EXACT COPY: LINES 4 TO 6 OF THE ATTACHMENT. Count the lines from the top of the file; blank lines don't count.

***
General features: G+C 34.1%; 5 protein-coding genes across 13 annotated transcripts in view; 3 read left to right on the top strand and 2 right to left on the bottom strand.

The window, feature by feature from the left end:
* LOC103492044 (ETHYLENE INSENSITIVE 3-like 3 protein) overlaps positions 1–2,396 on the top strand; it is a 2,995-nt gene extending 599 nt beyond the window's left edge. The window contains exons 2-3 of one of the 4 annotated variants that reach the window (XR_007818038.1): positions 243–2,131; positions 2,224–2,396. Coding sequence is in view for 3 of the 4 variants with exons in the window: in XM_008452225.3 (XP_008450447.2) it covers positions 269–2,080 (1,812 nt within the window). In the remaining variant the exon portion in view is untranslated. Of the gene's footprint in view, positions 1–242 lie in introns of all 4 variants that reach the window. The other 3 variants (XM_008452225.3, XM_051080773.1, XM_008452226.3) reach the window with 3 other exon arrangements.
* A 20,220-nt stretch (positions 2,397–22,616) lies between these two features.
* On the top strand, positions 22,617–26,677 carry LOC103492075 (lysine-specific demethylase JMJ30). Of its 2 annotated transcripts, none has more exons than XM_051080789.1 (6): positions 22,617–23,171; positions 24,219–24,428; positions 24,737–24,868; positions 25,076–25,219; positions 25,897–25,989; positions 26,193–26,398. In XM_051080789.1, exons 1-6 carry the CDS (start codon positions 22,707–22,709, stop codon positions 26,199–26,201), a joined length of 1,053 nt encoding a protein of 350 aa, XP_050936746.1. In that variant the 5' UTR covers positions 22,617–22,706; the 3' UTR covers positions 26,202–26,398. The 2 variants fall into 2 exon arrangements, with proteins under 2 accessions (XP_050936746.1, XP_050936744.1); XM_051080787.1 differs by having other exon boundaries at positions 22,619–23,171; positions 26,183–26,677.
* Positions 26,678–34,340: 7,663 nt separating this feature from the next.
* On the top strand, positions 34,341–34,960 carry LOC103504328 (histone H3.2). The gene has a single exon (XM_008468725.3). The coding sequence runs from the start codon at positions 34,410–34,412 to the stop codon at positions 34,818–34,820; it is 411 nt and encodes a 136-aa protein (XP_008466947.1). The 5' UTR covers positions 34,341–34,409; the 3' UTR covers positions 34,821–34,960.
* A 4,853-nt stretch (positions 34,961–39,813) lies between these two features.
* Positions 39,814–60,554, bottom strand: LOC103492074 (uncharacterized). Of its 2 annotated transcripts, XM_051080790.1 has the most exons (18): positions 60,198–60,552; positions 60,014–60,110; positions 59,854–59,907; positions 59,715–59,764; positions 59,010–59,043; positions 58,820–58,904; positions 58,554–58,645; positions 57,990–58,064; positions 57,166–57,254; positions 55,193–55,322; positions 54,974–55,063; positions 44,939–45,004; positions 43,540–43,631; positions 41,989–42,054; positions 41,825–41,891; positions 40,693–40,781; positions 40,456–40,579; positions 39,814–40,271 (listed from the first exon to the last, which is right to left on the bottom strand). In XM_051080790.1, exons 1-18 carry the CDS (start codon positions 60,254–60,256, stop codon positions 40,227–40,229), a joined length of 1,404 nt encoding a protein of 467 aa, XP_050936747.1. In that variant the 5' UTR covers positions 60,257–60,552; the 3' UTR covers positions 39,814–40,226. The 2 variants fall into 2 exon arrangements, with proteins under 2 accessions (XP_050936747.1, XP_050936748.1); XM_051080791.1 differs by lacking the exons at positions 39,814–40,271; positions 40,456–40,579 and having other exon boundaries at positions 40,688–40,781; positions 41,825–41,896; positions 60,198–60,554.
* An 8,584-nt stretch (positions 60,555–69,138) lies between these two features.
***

* A 20,220-nt stretch (positions 2,397–22,616) lies between these two features.
* On the top strand, positions 22,617–26,677 carry LOC103492075 (lysine-specific demethylase JMJ30). Of its 2 annotated transcripts, none has more exons than XM_051080789.1 (6): positions 22,617–23,171; positions 24,219–24,428; positions 24,737–24,868; positions 25,076–25,219; positions 25,897–25,989; positions 26,193–26,398. In XM_051080789.1, exons 1-6 carry the CDS (start codon positions 22,707–22,709, stop codon positions 26,199–26,201), a joined length of 1,053 nt encoding a protein of 350 aa, XP_050936746.1. In that variant the 5' UTR covers positions 22,617–22,706; the 3' UTR covers positions 26,202–26,398. The 2 variants fall into 2 exon arrangements, with proteins under 2 accessions (XP_050936746.1, XP_050936744.1); XM_051080787.1 differs by having other exon boundaries at positions 22,619–23,171; positions 26,183–26,677.
* Positions 26,678–34,340: 7,663 nt separating this feature from the next.